Dancers start young at Northridge Elementary



    The Northridge Elementary School ballroom dance team, the only elementary school team to compete at the Dancesport national competition at BYU March 4-6, had one couple take first in the newcomer swing division.

    Krista Treu and Tyler Duffy, both 11 years old, have been dancing together for a year and a half. Duffy said his friends don’t like ballroom dancing, but they don’t make fun of him for participating. Duffy has been dancing ballroom for three years.

    This year was the couple’s first year competing in nationals, but they plan to continue dancing together. Treu hopes to earn a dance scholarship to put herself through college.

    Julie Petersen, a former BYU ballroom team dancer, is the ballroom dance adviser at Northridge Elementary School. Petersen said she formed the ballroom dance program a year after she began teaching at Northridge because she missed dancing.

    Faculty and parents have been so supportive, Petersen said. Since the team was formed three years ago, it has seen tremendous growth.

    Petersen said Northridge has four ballroom dance classes and one ballroom dance performance team, totalling 170 kids in all.

    With only two other teachers besides herself, Petersen said 170 kids is all she can handle at this time.

    “We have limited time, space, money and teachers,” Petersen said, “so kids know it’s a special thing to be on the dance team.”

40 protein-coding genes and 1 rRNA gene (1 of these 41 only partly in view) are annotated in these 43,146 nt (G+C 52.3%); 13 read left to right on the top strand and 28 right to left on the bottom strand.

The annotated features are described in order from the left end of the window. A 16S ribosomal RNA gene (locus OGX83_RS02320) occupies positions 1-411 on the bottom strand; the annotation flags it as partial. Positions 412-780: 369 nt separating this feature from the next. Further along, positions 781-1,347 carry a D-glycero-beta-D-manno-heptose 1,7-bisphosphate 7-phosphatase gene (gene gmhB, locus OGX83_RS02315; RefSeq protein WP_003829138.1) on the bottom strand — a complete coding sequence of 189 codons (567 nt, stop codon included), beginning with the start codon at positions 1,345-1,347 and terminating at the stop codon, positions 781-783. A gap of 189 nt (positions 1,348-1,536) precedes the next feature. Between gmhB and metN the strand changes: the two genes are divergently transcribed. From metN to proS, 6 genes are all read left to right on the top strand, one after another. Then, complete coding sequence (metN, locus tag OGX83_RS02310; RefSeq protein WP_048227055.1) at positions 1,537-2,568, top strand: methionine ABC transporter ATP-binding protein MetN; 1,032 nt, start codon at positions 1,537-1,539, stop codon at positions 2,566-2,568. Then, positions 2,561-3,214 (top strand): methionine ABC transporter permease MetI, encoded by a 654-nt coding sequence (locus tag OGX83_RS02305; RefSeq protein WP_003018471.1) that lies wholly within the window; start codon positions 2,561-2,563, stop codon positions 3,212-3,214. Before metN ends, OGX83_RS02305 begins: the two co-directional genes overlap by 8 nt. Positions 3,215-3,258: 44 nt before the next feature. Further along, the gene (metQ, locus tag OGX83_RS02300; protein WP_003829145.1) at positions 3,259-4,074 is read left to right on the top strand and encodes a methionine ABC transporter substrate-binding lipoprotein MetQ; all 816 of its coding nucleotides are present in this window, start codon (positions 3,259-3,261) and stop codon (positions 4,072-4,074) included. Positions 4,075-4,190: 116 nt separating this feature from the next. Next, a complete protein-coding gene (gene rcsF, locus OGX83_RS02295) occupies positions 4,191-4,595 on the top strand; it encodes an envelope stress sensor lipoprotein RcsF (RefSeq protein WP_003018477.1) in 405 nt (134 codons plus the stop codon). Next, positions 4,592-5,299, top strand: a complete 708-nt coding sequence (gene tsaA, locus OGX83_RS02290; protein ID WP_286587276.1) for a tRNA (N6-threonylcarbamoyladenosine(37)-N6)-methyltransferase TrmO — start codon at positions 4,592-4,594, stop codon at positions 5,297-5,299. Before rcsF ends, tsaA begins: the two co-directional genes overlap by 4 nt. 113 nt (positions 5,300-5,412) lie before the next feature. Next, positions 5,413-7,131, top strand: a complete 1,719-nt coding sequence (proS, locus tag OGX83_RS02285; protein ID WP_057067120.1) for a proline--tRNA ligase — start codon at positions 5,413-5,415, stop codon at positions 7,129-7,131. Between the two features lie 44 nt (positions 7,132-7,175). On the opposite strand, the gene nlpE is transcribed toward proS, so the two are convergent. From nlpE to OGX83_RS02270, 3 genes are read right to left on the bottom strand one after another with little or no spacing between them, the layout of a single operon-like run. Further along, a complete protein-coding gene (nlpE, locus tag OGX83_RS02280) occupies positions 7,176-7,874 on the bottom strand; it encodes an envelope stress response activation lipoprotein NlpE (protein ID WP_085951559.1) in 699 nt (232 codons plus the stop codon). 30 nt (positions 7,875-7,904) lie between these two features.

The attitude at Northridge Elementary School reflects their fine arts background, Petersen said.

    “It’s OK if you’re a boy and you want to sing. It’s OK if you’re a boy and you want to dance,” Petersen said.

    Cheryll Treu, Krista’s mother, was a BYU ballroom dance team back-up tour director for years, and before that she danced on BYU’s team. Cheryll now helps teach ballroom dance classes at Northridge Elementary before and after school.

    Cheryll said she enjoys coaching because it gives her a chance to interact with her children. The benefits her children receive keep her supportive of the ballroom classes.

    “The number one thing I like about the team is it has become an academic motivator,” Cheryll said.

    In order for any child to participate in ballroom dance at Northridge they are required to maintain a B average. Cheryll also likes ballroom dance because it teaches children life skills.

    “In no other sport do boys learn to be young men and girls learn to be young ladies,” Cheryl said.

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